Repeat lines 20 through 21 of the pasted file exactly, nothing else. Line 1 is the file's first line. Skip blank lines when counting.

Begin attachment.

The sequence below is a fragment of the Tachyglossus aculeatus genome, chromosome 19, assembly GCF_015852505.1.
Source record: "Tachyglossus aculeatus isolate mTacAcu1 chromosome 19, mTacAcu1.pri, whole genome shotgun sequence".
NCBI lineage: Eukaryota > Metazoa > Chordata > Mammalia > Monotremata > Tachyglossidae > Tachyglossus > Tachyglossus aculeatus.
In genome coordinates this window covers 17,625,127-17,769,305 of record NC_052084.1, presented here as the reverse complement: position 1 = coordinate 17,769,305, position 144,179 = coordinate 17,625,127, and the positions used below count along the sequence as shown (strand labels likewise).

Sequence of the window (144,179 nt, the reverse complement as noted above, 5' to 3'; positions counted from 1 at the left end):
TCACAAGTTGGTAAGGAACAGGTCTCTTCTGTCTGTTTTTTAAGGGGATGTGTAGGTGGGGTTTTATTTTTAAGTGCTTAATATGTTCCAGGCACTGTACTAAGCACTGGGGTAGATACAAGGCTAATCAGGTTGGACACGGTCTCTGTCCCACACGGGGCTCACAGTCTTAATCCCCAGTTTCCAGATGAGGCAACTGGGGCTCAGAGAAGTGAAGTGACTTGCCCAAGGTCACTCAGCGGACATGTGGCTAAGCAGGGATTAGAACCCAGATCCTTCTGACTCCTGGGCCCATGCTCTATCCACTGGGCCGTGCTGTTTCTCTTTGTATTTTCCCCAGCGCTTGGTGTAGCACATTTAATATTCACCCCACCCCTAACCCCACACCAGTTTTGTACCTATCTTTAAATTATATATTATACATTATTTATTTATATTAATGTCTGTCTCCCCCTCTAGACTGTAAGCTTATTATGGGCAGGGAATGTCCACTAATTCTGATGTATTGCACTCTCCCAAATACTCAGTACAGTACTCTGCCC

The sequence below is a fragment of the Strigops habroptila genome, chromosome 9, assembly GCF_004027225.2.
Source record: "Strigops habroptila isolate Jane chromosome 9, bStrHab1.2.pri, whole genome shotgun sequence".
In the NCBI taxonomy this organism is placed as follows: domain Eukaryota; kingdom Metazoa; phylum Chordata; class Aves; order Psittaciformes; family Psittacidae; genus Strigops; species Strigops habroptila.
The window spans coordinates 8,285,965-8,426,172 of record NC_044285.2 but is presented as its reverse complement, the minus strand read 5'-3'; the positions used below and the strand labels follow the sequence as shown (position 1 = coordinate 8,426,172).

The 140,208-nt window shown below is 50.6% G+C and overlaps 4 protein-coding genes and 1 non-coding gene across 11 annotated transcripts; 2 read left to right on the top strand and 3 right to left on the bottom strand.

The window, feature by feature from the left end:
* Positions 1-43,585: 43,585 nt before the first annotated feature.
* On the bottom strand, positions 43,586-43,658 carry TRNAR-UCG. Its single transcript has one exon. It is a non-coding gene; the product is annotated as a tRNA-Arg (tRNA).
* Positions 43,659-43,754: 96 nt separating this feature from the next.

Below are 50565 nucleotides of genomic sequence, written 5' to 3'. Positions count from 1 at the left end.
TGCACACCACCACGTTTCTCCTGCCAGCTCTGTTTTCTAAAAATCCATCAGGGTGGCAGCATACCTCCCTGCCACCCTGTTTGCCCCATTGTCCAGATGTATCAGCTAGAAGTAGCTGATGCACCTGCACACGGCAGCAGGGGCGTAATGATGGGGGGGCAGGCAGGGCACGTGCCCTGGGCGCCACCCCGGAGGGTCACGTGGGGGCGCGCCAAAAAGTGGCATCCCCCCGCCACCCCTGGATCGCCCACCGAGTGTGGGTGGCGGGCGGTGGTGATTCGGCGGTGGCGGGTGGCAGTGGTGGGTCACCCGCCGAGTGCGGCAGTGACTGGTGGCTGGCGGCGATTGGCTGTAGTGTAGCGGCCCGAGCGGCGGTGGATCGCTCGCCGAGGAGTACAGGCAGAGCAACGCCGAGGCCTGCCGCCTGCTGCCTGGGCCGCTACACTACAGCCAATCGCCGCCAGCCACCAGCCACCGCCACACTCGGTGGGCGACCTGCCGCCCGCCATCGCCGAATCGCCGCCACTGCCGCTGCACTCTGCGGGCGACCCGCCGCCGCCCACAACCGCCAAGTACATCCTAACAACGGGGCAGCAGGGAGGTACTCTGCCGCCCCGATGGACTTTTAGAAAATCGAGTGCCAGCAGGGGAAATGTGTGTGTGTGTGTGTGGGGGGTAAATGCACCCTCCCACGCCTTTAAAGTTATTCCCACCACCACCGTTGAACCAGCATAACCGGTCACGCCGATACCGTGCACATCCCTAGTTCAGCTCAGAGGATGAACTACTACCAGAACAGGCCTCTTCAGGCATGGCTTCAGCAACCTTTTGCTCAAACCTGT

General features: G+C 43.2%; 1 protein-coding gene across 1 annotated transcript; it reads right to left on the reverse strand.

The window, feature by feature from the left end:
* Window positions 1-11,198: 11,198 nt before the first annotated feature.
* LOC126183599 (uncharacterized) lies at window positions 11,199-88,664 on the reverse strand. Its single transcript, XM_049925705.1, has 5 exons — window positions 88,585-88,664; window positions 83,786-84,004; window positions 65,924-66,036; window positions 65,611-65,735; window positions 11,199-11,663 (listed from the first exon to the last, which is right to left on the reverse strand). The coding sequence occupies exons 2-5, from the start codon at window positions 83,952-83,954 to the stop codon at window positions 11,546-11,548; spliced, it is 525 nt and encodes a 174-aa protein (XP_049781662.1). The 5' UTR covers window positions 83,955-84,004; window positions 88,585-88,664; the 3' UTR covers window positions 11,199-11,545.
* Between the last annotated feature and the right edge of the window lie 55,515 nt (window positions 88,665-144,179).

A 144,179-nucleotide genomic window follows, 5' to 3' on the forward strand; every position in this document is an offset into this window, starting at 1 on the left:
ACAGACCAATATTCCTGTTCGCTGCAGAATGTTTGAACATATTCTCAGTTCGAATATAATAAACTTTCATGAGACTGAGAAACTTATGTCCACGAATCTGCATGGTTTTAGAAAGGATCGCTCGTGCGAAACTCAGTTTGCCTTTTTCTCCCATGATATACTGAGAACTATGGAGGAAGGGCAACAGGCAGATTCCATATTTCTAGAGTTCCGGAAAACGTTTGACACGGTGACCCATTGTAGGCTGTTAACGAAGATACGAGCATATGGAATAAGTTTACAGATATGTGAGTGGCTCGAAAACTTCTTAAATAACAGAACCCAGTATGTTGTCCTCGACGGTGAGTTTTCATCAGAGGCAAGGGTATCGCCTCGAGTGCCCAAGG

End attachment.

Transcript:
* Window positions 1-11,198: 11,198 nt before the first annotated feature.
* LOC126183599 (uncharacterized) lies at window positions 11,199-88,664 on the reverse strand. Its single transcript, XM_049925705.1, has 5 exons — window positions 88,585-88,664; window positions 83,786-84,004; window positions 65,924-66,036; window positions 65,611-65,735; window positions 11,199-11,663 (listed from the first exon to the last, which is right to left on the reverse strand). The coding sequence occupies exons 2-5, from the start codon at window positions 83,952-83,954 to the stop codon at window positions 11,546-11,548; spliced, it is 525 nt and encodes a 174-aa protein (XP_049781662.1). The 5' UTR covers window positions 83,955-84,004; window positions 88,585-88,664; the 3' UTR covers window positions 11,199-11,545.